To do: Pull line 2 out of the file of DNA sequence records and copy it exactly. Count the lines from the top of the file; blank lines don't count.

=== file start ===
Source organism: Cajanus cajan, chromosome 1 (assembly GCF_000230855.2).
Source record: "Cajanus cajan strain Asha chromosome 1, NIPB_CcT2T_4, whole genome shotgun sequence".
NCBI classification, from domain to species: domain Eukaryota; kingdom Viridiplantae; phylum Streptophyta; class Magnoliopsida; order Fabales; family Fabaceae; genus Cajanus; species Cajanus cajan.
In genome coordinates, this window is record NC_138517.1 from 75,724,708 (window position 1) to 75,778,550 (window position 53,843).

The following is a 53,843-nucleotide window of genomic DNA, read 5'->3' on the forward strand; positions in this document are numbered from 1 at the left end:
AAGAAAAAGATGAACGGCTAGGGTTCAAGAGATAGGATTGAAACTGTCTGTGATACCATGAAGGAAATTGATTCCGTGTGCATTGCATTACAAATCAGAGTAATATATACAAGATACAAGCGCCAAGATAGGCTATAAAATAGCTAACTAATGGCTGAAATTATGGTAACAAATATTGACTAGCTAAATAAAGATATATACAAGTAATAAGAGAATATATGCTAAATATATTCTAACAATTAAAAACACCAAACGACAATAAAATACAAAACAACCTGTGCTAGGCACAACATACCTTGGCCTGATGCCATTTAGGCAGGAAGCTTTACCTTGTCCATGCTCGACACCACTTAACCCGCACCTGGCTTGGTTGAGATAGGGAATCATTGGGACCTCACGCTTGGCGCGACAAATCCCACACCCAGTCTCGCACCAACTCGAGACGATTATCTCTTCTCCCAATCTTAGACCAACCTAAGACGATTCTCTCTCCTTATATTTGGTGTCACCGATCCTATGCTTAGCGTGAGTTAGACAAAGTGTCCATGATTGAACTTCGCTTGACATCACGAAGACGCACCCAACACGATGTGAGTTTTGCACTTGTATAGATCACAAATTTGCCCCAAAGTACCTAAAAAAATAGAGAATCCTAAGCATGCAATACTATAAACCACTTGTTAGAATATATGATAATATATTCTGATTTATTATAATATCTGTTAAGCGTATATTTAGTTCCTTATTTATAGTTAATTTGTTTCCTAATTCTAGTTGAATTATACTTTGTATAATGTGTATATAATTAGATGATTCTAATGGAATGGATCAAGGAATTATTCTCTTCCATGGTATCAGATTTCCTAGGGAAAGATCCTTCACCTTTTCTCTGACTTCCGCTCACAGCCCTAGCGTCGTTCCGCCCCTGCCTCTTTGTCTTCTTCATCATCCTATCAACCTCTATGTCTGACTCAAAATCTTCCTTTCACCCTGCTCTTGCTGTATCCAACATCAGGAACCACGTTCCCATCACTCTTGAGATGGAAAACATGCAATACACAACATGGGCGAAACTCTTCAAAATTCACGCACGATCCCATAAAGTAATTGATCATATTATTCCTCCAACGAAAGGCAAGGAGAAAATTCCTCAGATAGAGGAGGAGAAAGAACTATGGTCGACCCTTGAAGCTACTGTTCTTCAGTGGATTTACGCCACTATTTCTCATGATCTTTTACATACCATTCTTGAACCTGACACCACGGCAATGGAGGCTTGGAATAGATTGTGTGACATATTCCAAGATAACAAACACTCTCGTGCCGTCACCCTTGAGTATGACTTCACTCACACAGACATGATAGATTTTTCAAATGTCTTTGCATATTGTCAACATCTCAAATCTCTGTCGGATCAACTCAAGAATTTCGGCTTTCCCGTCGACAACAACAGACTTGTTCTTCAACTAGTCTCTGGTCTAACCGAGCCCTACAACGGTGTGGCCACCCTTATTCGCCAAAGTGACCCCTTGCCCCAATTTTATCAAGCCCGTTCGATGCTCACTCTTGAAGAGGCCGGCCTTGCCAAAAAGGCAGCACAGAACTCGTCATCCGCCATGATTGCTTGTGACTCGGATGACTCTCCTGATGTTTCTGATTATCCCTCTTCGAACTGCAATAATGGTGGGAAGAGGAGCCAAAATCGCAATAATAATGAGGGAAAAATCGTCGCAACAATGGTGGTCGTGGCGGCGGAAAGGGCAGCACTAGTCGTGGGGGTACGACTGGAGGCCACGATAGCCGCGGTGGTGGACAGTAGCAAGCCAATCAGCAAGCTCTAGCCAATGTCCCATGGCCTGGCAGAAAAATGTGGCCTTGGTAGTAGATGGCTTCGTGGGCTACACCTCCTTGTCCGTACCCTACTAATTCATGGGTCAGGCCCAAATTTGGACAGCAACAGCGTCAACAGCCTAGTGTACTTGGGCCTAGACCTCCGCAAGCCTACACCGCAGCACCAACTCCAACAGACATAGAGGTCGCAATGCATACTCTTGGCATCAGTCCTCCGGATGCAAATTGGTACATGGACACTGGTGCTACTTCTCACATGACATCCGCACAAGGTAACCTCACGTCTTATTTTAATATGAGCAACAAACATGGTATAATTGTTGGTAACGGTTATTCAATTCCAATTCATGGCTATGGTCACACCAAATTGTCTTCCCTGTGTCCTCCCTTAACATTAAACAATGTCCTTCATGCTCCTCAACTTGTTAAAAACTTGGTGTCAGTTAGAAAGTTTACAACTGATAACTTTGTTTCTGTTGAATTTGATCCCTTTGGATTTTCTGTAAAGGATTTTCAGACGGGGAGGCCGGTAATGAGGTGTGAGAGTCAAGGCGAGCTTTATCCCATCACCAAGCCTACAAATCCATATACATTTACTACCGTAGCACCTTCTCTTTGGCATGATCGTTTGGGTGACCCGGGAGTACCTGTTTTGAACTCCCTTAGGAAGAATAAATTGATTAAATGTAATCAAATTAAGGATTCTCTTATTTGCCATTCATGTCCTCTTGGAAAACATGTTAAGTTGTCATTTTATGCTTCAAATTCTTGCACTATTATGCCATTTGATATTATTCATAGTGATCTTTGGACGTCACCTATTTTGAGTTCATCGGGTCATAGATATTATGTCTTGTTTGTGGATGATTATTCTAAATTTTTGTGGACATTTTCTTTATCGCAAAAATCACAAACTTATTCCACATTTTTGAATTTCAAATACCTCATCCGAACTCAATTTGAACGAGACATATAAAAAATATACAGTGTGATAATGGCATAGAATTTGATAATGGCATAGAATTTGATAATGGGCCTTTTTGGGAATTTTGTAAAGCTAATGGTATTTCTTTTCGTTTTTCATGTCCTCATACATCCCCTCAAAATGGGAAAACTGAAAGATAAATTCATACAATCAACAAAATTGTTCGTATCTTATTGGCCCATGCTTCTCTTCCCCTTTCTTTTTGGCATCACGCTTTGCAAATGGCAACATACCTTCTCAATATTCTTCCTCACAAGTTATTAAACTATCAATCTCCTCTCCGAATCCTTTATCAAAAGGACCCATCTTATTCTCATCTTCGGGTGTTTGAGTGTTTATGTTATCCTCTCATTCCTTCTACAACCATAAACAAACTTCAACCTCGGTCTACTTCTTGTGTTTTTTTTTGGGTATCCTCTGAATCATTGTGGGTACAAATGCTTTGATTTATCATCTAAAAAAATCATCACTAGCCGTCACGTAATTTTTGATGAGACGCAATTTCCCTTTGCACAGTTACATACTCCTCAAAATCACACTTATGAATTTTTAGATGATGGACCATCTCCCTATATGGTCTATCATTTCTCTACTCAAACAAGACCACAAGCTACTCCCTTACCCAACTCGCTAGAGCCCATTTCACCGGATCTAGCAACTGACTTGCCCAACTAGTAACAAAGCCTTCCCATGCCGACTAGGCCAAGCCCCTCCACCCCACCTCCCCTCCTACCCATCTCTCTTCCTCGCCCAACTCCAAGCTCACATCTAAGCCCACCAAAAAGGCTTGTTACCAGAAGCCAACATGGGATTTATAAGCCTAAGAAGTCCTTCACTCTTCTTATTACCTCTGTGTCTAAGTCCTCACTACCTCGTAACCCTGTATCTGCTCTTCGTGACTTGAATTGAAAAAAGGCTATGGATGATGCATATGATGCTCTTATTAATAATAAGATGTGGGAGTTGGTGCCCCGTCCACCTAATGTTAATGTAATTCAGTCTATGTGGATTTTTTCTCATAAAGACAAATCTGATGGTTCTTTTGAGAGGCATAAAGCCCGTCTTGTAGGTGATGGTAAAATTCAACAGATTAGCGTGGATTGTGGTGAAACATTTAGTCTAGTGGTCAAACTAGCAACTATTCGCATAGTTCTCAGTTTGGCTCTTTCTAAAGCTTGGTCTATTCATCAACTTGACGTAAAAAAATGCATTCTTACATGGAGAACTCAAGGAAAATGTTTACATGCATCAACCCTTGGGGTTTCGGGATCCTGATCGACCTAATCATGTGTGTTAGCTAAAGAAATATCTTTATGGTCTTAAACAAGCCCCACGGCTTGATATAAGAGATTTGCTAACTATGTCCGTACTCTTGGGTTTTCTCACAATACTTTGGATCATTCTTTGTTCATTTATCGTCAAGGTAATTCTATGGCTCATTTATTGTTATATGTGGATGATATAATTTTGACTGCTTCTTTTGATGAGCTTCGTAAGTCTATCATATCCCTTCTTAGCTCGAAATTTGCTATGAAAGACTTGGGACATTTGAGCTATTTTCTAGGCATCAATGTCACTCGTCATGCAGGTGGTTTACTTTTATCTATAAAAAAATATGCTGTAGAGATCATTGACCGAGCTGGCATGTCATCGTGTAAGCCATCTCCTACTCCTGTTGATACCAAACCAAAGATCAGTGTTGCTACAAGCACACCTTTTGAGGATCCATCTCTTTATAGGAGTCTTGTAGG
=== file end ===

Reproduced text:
Source record: "Cajanus cajan strain Asha chromosome 1, NIPB_CcT2T_4, whole genome shotgun sequence".